At the beginning of the hearing, Senior Advocate Vikas Singh, appearing for the petitioner Aditya Dubey, submitted that the fines are not being imposed on farmers for stubble burning in view of the impending elections.

"We are not on elections, but on pollution", the CJI then told Singh. The bench later said that it was not taking up the issue of stubble burning, as directions passed by the Supreme Court in 2019 in that regard are already in place. 

Ultimately, the bench adjourned the hearing to next Monday, November 29, asking the Centre, Delhi-NCR states and the Central Commission to take appropriate decisions to deal with the situation. The SG informed the bench that the Central Commission was constantly monitoring the situation.

On November 15th, the Supreme Court had observed in the order that the major contributors to pollution were industrial emission, vehicular transport, power plants and construction activities, and the contribution of stubble burning was comparatively less. The Court had then directed the Centre to take call for an emergency meeting and take emergency steps to address these issues.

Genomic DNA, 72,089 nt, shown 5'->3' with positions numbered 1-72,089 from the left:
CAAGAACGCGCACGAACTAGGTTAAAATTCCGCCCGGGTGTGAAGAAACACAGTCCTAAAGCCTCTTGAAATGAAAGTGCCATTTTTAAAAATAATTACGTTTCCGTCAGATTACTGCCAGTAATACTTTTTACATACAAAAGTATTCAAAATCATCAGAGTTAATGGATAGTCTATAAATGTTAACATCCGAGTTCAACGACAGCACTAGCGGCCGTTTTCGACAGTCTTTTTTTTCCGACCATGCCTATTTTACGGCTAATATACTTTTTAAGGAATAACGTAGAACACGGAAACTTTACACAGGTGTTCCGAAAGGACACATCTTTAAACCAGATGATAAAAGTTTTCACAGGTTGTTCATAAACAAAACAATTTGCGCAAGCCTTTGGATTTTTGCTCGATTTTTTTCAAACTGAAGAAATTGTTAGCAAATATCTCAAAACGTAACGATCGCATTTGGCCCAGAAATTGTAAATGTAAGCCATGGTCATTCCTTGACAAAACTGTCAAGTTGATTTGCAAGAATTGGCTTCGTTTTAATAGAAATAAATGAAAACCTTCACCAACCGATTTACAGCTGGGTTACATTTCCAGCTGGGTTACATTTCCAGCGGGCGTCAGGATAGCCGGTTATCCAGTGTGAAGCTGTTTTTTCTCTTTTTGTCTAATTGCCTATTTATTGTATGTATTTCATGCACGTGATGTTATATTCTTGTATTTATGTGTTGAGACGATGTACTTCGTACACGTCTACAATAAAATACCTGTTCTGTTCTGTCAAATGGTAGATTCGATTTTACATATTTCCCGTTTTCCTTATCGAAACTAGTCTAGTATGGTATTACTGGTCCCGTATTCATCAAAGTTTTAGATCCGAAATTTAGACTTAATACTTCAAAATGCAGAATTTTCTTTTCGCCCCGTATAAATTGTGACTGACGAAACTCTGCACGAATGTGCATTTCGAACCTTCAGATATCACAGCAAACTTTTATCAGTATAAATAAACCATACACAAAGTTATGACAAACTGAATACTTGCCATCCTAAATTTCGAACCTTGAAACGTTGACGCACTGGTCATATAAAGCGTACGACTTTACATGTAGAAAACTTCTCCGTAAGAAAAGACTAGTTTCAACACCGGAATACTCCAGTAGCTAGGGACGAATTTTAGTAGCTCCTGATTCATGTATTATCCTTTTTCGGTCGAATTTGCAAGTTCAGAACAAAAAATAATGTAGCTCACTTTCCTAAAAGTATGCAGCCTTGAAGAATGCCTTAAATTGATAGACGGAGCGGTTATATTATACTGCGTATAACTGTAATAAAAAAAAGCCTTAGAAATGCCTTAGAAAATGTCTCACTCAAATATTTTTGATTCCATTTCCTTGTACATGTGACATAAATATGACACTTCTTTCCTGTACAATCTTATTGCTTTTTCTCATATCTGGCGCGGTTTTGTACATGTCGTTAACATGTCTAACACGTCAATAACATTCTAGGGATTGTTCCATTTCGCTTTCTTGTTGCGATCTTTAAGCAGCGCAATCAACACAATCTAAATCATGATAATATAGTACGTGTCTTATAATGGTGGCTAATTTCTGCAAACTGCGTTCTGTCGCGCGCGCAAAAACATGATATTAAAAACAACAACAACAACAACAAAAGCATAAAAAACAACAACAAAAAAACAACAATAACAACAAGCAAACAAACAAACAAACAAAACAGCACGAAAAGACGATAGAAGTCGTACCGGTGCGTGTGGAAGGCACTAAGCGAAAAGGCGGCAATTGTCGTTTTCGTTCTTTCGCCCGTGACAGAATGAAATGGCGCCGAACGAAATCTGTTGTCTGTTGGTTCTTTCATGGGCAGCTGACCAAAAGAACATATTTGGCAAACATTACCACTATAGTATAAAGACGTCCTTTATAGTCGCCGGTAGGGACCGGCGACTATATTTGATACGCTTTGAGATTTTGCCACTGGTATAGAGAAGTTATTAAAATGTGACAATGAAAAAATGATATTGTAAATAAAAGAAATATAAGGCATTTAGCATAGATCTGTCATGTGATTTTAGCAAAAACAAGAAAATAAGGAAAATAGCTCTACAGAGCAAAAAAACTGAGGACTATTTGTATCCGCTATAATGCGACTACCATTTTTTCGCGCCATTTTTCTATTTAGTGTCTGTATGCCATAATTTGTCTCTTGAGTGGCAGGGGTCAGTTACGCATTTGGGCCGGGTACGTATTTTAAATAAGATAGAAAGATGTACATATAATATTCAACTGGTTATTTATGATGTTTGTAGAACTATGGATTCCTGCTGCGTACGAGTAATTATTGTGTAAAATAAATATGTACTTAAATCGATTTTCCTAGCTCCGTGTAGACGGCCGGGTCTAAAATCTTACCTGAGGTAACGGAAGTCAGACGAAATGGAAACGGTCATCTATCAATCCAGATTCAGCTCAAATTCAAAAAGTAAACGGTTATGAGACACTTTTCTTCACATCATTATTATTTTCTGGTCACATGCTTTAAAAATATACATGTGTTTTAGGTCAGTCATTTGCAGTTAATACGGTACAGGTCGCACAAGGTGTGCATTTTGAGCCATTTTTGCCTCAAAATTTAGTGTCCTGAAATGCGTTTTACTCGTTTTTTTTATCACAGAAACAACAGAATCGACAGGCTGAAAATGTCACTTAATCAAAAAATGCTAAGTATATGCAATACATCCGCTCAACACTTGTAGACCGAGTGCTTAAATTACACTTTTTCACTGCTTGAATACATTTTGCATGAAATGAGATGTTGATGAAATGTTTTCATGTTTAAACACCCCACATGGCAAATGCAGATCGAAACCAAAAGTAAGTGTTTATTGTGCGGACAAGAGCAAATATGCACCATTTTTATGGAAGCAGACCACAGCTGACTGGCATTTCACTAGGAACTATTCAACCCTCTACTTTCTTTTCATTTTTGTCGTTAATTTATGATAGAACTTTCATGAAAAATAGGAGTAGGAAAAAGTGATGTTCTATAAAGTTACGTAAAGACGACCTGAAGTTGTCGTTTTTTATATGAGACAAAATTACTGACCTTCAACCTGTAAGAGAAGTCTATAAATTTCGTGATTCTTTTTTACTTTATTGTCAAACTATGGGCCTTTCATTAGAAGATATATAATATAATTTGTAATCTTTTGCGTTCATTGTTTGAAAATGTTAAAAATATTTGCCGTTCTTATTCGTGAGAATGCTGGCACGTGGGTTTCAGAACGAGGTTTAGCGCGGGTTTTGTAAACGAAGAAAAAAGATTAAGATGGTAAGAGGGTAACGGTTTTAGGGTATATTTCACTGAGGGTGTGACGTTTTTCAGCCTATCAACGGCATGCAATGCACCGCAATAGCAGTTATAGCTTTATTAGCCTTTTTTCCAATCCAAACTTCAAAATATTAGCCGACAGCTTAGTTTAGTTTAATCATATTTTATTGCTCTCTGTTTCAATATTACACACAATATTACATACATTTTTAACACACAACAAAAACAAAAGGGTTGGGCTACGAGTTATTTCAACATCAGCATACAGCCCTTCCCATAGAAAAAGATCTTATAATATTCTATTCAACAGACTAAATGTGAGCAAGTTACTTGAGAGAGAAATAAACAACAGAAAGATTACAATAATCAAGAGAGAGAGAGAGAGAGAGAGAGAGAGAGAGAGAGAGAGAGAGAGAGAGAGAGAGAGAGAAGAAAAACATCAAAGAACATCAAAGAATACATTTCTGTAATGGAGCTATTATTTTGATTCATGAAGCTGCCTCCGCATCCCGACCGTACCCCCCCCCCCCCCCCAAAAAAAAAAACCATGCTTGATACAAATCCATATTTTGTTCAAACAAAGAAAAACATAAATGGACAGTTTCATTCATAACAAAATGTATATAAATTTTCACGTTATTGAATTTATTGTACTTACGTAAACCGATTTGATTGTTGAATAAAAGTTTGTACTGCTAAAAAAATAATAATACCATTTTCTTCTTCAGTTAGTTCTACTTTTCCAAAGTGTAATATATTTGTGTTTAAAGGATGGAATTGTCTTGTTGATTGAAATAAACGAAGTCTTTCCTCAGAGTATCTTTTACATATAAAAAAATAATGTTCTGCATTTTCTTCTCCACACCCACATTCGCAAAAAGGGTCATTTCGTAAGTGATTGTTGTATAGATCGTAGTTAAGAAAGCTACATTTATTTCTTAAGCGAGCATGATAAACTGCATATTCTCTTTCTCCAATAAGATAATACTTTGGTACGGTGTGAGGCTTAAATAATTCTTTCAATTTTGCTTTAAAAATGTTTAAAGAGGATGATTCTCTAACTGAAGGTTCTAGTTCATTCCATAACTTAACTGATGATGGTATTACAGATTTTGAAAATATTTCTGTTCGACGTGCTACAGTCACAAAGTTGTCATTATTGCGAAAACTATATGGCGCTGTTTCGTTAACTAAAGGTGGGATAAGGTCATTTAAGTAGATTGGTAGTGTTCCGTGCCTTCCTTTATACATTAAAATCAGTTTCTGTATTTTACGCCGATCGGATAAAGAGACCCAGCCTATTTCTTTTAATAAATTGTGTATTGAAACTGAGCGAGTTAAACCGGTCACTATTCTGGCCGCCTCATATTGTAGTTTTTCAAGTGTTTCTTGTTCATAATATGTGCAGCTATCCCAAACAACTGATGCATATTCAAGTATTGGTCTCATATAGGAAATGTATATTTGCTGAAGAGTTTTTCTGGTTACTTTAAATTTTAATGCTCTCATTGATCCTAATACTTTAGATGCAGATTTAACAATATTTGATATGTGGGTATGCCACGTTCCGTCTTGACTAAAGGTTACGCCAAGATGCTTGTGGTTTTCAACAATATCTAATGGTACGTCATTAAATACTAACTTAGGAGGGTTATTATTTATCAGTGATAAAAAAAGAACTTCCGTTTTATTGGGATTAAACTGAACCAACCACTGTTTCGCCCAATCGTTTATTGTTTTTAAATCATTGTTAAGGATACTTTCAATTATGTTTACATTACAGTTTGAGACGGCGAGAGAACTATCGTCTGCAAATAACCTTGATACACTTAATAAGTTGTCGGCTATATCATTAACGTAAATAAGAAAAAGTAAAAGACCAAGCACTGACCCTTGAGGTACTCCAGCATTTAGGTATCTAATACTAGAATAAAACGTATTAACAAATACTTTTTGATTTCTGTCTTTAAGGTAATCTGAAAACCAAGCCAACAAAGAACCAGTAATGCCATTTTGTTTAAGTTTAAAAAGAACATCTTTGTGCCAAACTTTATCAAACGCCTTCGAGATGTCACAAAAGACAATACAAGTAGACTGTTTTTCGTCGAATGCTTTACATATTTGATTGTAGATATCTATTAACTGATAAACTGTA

The bench had also expressed dissatisfaction with the outcome of the meeting held by "The Commission for Air Quality Management in National Capital Region and Adjoining Areas" following the directions of the Court.

Earlier on Saturday 13th November Supreme Court had expressed serious concerns at the worsening air quality of Delhi, and asked the Central Government to take immediate measures to address the situation after discussing with the concerned state governments. 

The Court had also commented that an attempt was made to project that stubble burning was the major cause, and lamented that "farmer bashing has become a fashion now". 

The Bench had also suggested that a 2 day lockdown may be imposed to handle the situation, if necessary. The Bench has been considering a PIL filed by Aditya Dubey seeking directions in relation to pollution caused in Delhi and adjoining areas due to stubble burning and other sources of pollution.